Alzheimer’s disease has been previously thought to be isolated to the brain, but new research from UBC suggests that the whole body is involved in the development of the disease.
In Alzheimer’s disease, there are two main protein compounds that contribute to neural degeneration: amyloid beta (A?) and tau. The two proteins accumulate in the brain to form plaques and tangles, respectively, which cause inflammation in the neurons and, eventually, cell death.
While the focus of the disease is primarily on the proteins produced in the brain, A? is also produced elsewhere in the body. UBC psychiatry professor Dr. Weihong Song and Third Military Medical University professor Dr. Yan Jiang-Wang were able to determine that the protein produced in the body was able to cross the blood-brain barrier and enter the brain.
The blood-brain barrier is a structure within the brain that separates the brain from the circulatory system. The structure creates a barrier that restricts the movement of substances in and out of the brain, protecting the brain from harmful substances that may be in the blood stream.
To determine whether A? produced in the body enters the brain, mice that had been genetically modified to produce the human variation of A? were joined to unmodified, wild-type mice using parabiosis — the surgical joining of two separate organisms to create a common circulatory system.
Each mouse pairing was combined at ten months of age and the resulting amounts of human A? in the wild-type brain was measured after 2, 4, 8 and 12 months. At each measurement, human A? was detected in both mice, with the amount progressively increasing over time.
Because the wild-type mice were unable to produce human A?, the protein deposits found in the brain could have only come from the shared blood circulation. A? was crossing the blood-brain barrier, meaning that the protein could come from the body rather than just be generated in the brain.
Other Alzheimer’s pathologies such as tau protein tangles, neuronal degeneration and impairment of the hippocampus — the structure in the brain involved in memory — were also detected in the brains of the wild-type mice. The development of those pathologies could not occur naturally in the wild-type mice, further supporting the finding that human A? was able to enter the brain through the common circulatory system.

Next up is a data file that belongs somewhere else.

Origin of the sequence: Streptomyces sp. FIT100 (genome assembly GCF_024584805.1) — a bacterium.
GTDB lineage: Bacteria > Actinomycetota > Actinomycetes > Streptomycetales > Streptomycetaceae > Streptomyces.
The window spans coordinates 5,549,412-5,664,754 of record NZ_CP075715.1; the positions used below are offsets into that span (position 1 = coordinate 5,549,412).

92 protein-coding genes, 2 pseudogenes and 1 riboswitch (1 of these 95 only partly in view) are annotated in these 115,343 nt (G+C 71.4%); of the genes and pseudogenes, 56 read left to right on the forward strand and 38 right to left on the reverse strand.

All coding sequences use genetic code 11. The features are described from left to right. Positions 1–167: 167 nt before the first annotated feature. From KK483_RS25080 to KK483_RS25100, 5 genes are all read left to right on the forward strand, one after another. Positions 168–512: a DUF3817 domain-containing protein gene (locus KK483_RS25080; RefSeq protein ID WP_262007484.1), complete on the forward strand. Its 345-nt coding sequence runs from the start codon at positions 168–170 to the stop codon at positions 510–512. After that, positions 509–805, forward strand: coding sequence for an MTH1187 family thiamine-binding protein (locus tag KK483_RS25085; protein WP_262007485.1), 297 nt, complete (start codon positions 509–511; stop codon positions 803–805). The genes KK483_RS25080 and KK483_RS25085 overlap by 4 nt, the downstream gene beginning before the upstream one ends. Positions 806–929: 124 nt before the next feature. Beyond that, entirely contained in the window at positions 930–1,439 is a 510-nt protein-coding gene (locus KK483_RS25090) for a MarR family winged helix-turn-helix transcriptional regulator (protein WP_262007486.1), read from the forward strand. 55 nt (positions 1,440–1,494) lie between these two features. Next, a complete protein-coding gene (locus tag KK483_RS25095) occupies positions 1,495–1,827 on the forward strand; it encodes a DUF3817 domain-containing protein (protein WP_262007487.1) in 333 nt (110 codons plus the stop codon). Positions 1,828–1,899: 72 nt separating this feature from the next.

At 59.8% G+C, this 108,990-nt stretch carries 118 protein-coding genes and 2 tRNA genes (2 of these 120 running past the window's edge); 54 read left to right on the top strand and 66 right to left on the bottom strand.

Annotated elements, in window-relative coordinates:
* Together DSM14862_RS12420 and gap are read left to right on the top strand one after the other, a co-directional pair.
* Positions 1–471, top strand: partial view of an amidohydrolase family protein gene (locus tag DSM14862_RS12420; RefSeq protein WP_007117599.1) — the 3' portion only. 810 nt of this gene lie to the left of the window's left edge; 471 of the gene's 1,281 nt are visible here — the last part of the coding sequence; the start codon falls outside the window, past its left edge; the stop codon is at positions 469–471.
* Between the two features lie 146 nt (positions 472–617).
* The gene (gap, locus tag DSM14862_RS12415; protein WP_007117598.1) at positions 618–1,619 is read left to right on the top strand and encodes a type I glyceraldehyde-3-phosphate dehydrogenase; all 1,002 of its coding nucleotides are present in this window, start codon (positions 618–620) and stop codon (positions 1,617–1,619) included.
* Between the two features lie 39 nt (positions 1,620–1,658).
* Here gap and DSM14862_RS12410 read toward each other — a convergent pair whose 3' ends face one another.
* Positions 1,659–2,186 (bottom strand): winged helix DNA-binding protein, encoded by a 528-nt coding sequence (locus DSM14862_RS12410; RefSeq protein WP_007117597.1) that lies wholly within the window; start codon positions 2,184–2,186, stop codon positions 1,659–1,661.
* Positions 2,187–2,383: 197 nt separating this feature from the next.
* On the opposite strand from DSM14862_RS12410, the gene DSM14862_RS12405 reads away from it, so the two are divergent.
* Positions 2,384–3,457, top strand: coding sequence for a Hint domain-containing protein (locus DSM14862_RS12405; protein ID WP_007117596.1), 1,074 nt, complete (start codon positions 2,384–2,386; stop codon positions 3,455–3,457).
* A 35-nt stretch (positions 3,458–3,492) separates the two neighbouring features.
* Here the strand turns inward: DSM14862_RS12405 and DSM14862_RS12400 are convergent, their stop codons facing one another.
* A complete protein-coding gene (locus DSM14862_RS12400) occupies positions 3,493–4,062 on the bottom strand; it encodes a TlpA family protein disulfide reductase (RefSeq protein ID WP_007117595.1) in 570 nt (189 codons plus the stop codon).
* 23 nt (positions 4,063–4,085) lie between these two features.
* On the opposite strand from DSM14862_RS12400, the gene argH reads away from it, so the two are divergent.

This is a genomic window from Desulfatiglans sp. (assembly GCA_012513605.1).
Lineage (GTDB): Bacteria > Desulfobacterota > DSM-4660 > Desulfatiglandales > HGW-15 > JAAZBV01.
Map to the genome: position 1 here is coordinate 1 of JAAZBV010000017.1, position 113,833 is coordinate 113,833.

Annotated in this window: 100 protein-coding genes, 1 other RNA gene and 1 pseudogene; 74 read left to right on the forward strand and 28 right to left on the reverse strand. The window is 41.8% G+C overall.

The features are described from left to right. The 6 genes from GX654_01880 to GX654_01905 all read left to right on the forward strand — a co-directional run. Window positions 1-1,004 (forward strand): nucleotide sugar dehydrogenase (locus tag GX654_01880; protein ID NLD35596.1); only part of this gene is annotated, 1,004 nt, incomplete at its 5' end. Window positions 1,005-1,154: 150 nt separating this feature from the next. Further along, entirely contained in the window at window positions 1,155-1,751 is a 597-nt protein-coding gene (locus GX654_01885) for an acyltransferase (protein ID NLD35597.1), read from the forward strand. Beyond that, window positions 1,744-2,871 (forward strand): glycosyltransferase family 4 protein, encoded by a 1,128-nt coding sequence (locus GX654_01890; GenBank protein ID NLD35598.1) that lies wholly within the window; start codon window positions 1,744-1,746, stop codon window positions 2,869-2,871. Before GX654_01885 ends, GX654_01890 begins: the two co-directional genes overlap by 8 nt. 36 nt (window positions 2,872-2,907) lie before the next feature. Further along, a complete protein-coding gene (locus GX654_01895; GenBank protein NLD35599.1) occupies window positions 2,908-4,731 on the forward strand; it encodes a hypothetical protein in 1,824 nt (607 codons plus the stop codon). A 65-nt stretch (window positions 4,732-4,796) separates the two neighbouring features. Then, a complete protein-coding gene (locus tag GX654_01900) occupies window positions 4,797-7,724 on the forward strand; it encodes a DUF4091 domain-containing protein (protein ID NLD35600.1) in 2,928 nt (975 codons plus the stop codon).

With the findings of the study, there is a greater understanding of how other systems in the body can contribute to the development of the disease. The liver and kidneys are primarily responsible for the removal of toxins from the body, but if they aren’t functioning properly, the level of A? increases. An increase in concentration outside of the brain would then force the A? to cross the blood-brain barrier into the brain.
“It’s like dialysis, so the high concentration side will have the material filter through the dialysis into the low concentration area to keep the balance,” said Song.
A possible therapeutic implication would be the development of a compound that acts on the A? in the body and directs it to the kidneys and liver to be disposed of. The concentration of A? in the body then would decrease, causing the A? in the brain to be drawn out.
The novel implications of the study can aid in the development of early diagnosis and research on possible treatments of the disease. While there are still unknown aspects about Alzheimer’s disease, the findings of the study will help future researchers discover more about the disease.